Fortunately, for those of us who breed tarantulas regularly, the technique of sexing theraphosid spiders from the microscopic examination of the exuviae (shed skins), is a True science. Our colleagues in the British Tarantula Society, especially John and Kathleen Hancock, brought this valuable technique for accurately sexing tarantulas to light in their book entitled, "Tarantulas: Keeping and Breeding Arachnids in Captivity" by R & A Publishing Ltd., Somerset, England. Anyone with access to a light microscope could be fairly certain of the sex of their tarantulas when an exuvium became available. This technique is very important, and one which every serious tarantula breeding MUST learn, to ensure the long term planning and availability of males for future breeding projects. Unfortunately, this technique has its limitations. I mean, what does one do when standing in a pet store or at a breeder's table at a show, with onlookers pressing up against you? Try saying "Excuse me, Mr. Pet Store Owner, did you happen to save the last shed skin from this particular Brachypelma smithi? Oh, and do you happen to have a stereoscopic microscope that I might borrow for a moment?" Even if one were to get so lucky, you might always doubt that the skin actually came from the spider in question. Also, in home collections, even for those who keep meticulous records, it is possible to get skins confused when taking dozens of molts from dozens of cages over dozens of days.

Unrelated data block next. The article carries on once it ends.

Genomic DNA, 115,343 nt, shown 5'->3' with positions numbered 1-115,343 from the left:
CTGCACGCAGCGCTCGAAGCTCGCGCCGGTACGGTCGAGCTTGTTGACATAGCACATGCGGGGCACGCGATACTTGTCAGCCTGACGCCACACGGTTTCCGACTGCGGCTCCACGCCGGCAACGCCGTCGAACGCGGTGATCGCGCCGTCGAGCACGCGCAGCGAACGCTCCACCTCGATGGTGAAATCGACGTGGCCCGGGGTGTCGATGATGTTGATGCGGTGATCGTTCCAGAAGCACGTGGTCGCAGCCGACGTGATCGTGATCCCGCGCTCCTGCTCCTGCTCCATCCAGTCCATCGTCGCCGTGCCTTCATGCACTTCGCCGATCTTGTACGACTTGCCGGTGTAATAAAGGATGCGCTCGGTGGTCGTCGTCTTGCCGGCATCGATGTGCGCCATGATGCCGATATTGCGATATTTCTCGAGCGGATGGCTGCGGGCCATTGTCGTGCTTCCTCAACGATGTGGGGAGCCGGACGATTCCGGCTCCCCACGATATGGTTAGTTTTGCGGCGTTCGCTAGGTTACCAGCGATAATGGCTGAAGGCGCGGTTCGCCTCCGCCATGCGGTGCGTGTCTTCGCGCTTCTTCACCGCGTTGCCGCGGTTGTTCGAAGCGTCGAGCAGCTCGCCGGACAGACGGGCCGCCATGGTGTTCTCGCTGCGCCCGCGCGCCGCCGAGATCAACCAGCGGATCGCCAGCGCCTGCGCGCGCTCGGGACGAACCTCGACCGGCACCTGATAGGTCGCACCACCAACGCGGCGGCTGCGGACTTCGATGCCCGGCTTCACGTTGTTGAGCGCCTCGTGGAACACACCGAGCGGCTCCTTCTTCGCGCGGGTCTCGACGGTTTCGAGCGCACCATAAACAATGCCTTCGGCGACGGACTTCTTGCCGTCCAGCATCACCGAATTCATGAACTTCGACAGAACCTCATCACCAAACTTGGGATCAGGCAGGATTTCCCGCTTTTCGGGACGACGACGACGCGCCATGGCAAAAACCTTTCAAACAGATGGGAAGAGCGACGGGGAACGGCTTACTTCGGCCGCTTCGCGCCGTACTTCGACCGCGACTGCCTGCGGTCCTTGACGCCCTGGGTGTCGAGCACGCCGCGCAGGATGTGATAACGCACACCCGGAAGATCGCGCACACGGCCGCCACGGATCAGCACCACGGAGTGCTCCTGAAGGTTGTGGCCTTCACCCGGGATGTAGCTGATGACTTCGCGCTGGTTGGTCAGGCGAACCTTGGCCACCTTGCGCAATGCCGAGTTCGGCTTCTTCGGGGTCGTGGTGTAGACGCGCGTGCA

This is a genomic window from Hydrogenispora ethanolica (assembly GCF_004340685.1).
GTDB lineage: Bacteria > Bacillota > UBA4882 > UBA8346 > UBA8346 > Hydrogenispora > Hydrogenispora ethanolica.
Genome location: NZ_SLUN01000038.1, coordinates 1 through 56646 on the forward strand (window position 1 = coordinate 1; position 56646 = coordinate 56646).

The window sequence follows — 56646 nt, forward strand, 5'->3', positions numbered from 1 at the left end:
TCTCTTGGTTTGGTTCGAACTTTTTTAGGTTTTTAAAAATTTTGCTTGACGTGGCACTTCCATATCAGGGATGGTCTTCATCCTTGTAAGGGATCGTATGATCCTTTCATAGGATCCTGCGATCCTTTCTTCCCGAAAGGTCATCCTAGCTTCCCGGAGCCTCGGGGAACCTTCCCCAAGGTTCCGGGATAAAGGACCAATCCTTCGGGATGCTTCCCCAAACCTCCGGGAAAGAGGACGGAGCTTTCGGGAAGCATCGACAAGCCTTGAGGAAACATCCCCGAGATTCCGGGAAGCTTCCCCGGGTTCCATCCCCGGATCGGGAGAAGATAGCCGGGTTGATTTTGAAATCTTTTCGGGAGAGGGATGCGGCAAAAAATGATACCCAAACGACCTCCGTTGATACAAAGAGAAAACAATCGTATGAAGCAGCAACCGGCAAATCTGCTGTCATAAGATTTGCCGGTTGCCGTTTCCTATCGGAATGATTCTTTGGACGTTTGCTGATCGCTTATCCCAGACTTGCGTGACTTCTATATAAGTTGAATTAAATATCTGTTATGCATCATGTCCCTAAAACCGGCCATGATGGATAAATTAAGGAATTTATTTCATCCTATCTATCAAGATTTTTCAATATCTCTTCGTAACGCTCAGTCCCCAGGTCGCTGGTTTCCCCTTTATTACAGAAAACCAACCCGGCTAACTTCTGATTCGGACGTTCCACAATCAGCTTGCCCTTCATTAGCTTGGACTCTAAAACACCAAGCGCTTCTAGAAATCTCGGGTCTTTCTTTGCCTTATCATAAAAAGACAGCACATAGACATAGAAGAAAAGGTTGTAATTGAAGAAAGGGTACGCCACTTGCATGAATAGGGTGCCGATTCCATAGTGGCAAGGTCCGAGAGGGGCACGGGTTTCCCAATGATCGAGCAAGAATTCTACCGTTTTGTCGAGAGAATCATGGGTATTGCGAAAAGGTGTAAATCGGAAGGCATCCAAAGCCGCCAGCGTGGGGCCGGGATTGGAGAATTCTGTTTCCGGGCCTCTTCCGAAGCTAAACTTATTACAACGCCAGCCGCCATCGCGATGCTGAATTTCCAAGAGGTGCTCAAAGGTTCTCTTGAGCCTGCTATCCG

Thus the quest remained for a reliable method based on scientific evidence that allows one (sending out DNA samples was not reasonable) to immediately determine the gender of a live tarantula. Pouring over endless volumes of foreign texts, in Germany, French and Portuguese, had led me to the conclusion that they might have stumbled onto some technique. Further investigation (and expensive translation software!), unfortunately, revealed that the many foreign authors had not found any ONE characteristic that they could agree on. All were merely educated guesses, based on many, many years of experience and looking at many thousands of spiders, most of the same species or two. Certainly, if one has 200 tarantulas of the same species, of nearly the same age & size, it is possible to select males from females with a better than 50/50 chance. But what about the lone tarantula in a "Critter Cottage" in the corner of a pet shop on Main Street? Or the lone specimen of a rare species that you need to pair up and there is only one large juvenile in the dealer's display case and he swears that it is the exact sex you need? Where was Science then, to help prove the dealer to be honest or expose the truth? But this endeavor was not to go unrequited forever.